A record 121,712 sales were reported through TRREB’s MLS® System in 2021 – up 7.7 per cent from the previous 2016 high of 113,040 and up 28 per cent compared to 2020. Record demand last year was up against a constrained supply of listings, with new listings up by 6.2 per cent – a lesser annual rate than sales. The result was extremely tight market conditions and an all-time high average selling price of $1,095,475 – an increase of 17.8 per cent compared to the previous 2020 record of $929,636.
“Despite continuing waves of COVID-19, demand for ownership housing sustained a record pace in 2021. Growth in many sectors of the economy supported job creation, especially in positions supporting above-average earnings. Added to this was the fact that borrowing costs remained extremely low. These factors supported not only a continuation in demand for groundoriented homes, but also a resurgence in the condo segment as well,” said TRREB President Kevin Crigger.
One sales trend that stood out in 2021 compared to 2020 was the resurgence in demand for homes within the City of Toronto. Overall sales in the “416” area code were up by a substantially greater annual rate (+36.8 per cent) compared to sales growth for the surrounding Greater Toronto Area (GTA) suburbs combined (+23.6 per cent). The marked recovery in the condominium apartment segment was a key driver of this trend.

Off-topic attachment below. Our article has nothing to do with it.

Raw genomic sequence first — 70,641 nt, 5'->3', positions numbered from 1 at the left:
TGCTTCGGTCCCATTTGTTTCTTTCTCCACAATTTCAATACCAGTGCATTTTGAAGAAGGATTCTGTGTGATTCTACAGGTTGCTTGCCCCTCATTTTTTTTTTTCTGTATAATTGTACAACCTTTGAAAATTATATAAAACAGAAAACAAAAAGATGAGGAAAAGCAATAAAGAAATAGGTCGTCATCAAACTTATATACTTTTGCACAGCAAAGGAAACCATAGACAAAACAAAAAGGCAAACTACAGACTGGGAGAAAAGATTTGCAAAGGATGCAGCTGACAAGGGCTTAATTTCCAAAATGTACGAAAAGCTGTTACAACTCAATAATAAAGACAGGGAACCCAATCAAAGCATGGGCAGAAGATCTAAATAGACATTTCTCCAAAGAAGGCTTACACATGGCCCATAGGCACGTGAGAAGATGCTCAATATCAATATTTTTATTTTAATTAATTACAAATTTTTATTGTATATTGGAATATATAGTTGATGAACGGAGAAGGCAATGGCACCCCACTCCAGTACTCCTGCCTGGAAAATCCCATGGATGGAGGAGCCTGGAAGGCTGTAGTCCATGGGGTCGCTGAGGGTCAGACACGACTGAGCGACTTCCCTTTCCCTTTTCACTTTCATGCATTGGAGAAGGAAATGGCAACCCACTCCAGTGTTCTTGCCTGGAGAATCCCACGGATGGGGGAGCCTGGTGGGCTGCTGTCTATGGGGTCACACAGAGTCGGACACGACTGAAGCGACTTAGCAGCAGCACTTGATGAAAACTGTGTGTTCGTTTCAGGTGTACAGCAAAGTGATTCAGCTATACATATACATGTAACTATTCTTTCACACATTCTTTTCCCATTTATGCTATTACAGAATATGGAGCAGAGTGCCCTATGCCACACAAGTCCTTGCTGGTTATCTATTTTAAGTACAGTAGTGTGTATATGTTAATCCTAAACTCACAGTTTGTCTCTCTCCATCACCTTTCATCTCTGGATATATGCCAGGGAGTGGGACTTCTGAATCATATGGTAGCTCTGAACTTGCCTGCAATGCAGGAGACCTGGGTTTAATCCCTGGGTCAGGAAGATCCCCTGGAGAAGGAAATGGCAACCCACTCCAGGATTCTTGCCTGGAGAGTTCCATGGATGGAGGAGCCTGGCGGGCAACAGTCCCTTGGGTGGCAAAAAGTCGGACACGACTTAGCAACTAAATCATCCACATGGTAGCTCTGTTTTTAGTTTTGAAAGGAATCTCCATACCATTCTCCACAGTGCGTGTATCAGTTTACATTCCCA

“Tight market conditions prevailed throughout the GTA and broader Greater Golden Horseshoe in 2021, with a lack of inventory noted across all home types. The result was intense competition between buyers, pushing selling prices up by double digits year-over-year. Looking forward, the only sustainable way to moderate price growth will be to bring on more supply. History has shown that demand-side policies, such as additional taxation on principal residences, foreign buyers, and small-scale investors, have not been sustainable long-term solutions to housing affordability or supply constraints,” said TRREB Chief Market Analyst Jason Mercer.
In December, GTA REALTORS® reported 6,031 sales – a strong result historically, but still down by more than 1,000 transactions (-15.7 per cent) compared to the record of 7,154 set in December 2020. Over the same period, new listings were down by 11.9 per cent to 5,174. The MLS® Home Price Index Composite benchmark was up by 31.1 per cent yearover-year in December. The average selling price was up by 24.2 per cent annually to $1,157,849.
Source: Toronto Real Estate Board